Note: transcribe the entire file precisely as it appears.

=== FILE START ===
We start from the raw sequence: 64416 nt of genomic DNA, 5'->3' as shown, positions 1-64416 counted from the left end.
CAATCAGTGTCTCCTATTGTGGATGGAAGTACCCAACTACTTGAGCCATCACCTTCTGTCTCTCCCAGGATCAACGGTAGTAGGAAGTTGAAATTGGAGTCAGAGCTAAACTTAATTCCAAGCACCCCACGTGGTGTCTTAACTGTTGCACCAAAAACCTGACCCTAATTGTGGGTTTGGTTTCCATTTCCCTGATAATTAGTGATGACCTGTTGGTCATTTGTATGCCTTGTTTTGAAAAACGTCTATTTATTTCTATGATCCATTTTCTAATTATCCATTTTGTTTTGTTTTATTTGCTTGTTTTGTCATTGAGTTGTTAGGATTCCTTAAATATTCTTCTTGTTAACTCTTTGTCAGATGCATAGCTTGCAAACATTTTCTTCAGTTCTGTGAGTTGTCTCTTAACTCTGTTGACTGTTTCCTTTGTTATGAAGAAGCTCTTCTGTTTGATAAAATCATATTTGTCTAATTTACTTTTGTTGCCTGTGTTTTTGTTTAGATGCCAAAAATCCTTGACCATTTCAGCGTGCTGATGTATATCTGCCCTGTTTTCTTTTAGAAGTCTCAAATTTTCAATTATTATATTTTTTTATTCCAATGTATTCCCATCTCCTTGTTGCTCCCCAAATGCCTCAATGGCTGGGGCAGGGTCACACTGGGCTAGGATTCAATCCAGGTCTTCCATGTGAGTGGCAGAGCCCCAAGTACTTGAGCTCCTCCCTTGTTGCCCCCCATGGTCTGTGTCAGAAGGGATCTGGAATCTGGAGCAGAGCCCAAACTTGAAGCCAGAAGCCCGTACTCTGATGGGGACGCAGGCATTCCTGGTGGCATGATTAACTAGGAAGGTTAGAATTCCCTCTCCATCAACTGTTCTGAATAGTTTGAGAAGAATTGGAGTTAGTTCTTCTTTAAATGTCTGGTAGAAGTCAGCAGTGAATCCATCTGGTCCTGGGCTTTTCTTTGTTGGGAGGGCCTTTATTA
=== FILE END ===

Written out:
We start from the raw sequence: 64416 nt of genomic DNA, 5'->3' as shown, positions 1-64416 counted from the left end.
CAATCAGTGTCTCCTATTGTGGATGGAAGTACCCAACTACTTGAGCCATCACCTTCTGTCTCTCCCAGGATCAACGGTAGTAGGAAGTTGAAATTGGAGTCAGAGCTAAACTTAATTCCAAGCACCCCACGTGGTGTCTTAACTGTTGCACCAAAAACCTGACCCTAATTGTGGGTTTGGTTTCCATTTCCCTGATAATTAGTGATGACCTGTTGGTCATTTGTATGCCTTGTTTTGAAAAACGTCTATTTATTTCTATGATCCATTTTCTAATTATCCATTTTGTTTTGTTTTATTTGCTTGTTTTGTCATTGAGTTGTTAGGATTCCTTAAATATTCTTCTTGTTAACTCTTTGTCAGATGCATAGCTTGCAAACATTTTCTTCAGTTCTGTGAGTTGTCTCTTAACTCTGTTGACTGTTTCCTTTGTTATGAAGAAGCTCTTCTGTTTGATAAAATCATATTTGTCTAATTTACTTTTGTTGCCTGTGTTTTTGTTTAGATGCCAAAAATCCTTGACCATTTCAGCGTGCTGATGTATATCTGCCCTGTTTTCTTTTAGAAGTCTCAAATTTTCAATTATTATATTTTTTTATTCCAATGTATTCCCATCTCCTTGTTGCTCCCCAAATGCCTCAATGGCTGGGGCAGGGTCACACTGGGCTAGGATTCAATCCAGGTCTTCCATGTGAGTGGCAGAGCCCCAAGTACTTGAGCTCCTCCCTTGTTGCCCCCCATGGTCTGTGTCAGAAGGGATCTGGAATCTGGAGCAGAGCCCAAACTTGAAGCCAGAAGCCCGTACTCTGATGGGGACGCAGGCATTCCTGGTGGCATGATTAACTAGGAAGGTTAGAATTCCCTCTCCATCAACTGTTCTGAATAGTTTGAGAAGAATTGGAGTTAGTTCTTCTTTAAATGTCTGGTAGAAGTCAGCAGTGAATCCATCTGGTCCTGGGCTTTTCTTTGTTGGGAGGGCCTTTATTA